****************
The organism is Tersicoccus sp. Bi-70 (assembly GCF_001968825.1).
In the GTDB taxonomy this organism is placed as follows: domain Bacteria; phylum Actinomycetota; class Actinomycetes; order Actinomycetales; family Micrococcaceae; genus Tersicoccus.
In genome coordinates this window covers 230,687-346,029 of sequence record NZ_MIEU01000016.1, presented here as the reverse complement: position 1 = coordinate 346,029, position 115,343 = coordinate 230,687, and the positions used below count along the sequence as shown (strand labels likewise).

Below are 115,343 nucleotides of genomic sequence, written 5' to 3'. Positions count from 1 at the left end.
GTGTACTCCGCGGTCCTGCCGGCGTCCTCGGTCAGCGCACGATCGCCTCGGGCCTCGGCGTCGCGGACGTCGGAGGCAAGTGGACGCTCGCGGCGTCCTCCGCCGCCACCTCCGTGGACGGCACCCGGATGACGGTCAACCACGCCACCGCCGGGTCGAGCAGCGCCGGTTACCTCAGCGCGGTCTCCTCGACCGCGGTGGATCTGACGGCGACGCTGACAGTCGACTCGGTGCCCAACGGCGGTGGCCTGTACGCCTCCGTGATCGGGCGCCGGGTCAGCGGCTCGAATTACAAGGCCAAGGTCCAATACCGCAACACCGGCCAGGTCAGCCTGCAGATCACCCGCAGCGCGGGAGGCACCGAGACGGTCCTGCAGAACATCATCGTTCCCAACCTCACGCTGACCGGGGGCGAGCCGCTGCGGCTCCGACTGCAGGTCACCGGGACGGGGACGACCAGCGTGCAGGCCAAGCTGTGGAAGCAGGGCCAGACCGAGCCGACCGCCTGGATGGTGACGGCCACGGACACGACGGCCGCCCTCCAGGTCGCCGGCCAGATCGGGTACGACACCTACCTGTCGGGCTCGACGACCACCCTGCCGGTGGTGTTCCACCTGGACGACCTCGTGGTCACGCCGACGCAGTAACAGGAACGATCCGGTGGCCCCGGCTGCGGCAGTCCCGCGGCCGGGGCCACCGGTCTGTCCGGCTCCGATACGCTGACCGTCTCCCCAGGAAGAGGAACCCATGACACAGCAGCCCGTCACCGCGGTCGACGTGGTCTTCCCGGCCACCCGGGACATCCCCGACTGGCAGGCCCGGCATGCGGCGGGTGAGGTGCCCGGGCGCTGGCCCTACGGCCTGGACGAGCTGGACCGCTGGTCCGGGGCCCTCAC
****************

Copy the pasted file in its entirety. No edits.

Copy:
The organism is Tersicoccus sp. Bi-70 (assembly GCF_001968825.1).
In the GTDB taxonomy this organism is placed as follows: domain Bacteria; phylum Actinomycetota; class Actinomycetes; order Actinomycetales; family Micrococcaceae; genus Tersicoccus.
In genome coordinates this window covers 230,687-346,029 of sequence record NZ_MIEU01000016.1, presented here as the reverse complement: position 1 = coordinate 346,029, position 115,343 = coordinate 230,687, and the positions used below count along the sequence as shown (strand labels likewise).

Below are 115,343 nucleotides of genomic sequence, written 5' to 3'. Positions count from 1 at the left end.
GTGTACTCCGCGGTCCTGCCGGCGTCCTCGGTCAGCGCACGATCGCCTCGGGCCTCGGCGTCGCGGACGTCGGAGGCAAGTGGACGCTCGCGGCGTCCTCCGCCGCCACCTCCGTGGACGGCACCCGGATGACGGTCAACCACGCCACCGCCGGGTCGAGCAGCGCCGGTTACCTCAGCGCGGTCTCCTCGACCGCGGTGGATCTGACGGCGACGCTGACAGTCGACTCGGTGCCCAACGGCGGTGGCCTGTACGCCTCCGTGATCGGGCGCCGGGTCAGCGGCTCGAATTACAAGGCCAAGGTCCAATACCGCAACACCGGCCAGGTCAGCCTGCAGATCACCCGCAGCGCGGGAGGCACCGAGACGGTCCTGCAGAACATCATCGTTCCCAACCTCACGCTGACCGGGGGCGAGCCGCTGCGGCTCCGACTGCAGGTCACCGGGACGGGGACGACCAGCGTGCAGGCCAAGCTGTGGAAGCAGGGCCAGACCGAGCCGACCGCCTGGATGGTGACGGCCACGGACACGACGGCCGCCCTCCAGGTCGCCGGCCAGATCGGGTACGACACCTACCTGTCGGGCTCGACGACCACCCTGCCGGTGGTGTTCCACCTGGACGACCTCGTGGTCACGCCGACGCAGTAACAGGAACGATCCGGTGGCCCCGGCTGCGGCAGTCCCGCGGCCGGGGCCACCGGTCTGTCCGGCTCCGATACGCTGACCGTCTCCCCAGGAAGAGGAACCCATGACACAGCAGCCCGTCACCGCGGTCGACGTGGTCTTCCCGGCCACCCGGGACATCCCCGACTGGCAGGCCCGGCATGCGGCGGGTGAGGTGCCCGGGCGCTGGCCCTACGGCCTGGACGAGCTGGACCGCTGGTCCGGGGCCCTCAC